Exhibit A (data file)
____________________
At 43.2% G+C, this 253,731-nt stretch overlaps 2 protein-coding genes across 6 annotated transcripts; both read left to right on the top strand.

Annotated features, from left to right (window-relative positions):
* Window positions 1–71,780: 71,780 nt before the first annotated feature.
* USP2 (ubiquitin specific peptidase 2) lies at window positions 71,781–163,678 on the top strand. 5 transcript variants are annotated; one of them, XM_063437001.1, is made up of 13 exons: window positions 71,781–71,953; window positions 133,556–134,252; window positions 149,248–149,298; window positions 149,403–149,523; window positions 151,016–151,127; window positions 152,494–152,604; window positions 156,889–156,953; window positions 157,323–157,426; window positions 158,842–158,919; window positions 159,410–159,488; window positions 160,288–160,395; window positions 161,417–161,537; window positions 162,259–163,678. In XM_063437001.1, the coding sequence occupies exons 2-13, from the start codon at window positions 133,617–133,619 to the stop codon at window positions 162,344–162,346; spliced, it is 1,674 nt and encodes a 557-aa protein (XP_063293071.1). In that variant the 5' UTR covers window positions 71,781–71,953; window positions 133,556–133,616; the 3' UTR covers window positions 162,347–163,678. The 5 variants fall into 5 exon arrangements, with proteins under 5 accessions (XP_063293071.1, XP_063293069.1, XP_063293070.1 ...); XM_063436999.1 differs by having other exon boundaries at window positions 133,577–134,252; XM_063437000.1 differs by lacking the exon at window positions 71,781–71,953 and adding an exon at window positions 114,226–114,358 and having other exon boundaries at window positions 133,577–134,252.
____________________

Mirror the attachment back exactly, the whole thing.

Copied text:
At 43.2% G+C, this 253,731-nt stretch overlaps 2 protein-coding genes across 6 annotated transcripts; both read left to right on the top strand.

Annotated features, from left to right (window-relative positions):
* Window positions 1–71,780: 71,780 nt before the first annotated feature.
* USP2 (ubiquitin specific peptidase 2) lies at window positions 71,781–163,678 on the top strand. 5 transcript variants are annotated; one of them, XM_063437001.1, is made up of 13 exons: window positions 71,781–71,953; window positions 133,556–134,252; window positions 149,248–149,298; window positions 149,403–149,523; window positions 151,016–151,127; window positions 152,494–152,604; window positions 156,889–156,953; window positions 157,323–157,426; window positions 158,842–158,919; window positions 159,410–159,488; window positions 160,288–160,395; window positions 161,417–161,537; window positions 162,259–163,678. In XM_063437001.1, the coding sequence occupies exons 2-13, from the start codon at window positions 133,617–133,619 to the stop codon at window positions 162,344–162,346; spliced, it is 1,674 nt and encodes a 557-aa protein (XP_063293071.1). In that variant the 5' UTR covers window positions 71,781–71,953; window positions 133,556–133,616; the 3' UTR covers window positions 162,347–163,678. The 5 variants fall into 5 exon arrangements, with proteins under 5 accessions (XP_063293071.1, XP_063293069.1, XP_063293070.1 ...); XM_063436999.1 differs by having other exon boundaries at window positions 133,577–134,252; XM_063437000.1 differs by lacking the exon at window positions 71,781–71,953 and adding an exon at window positions 114,226–114,358 and having other exon boundaries at window positions 133,577–134,252.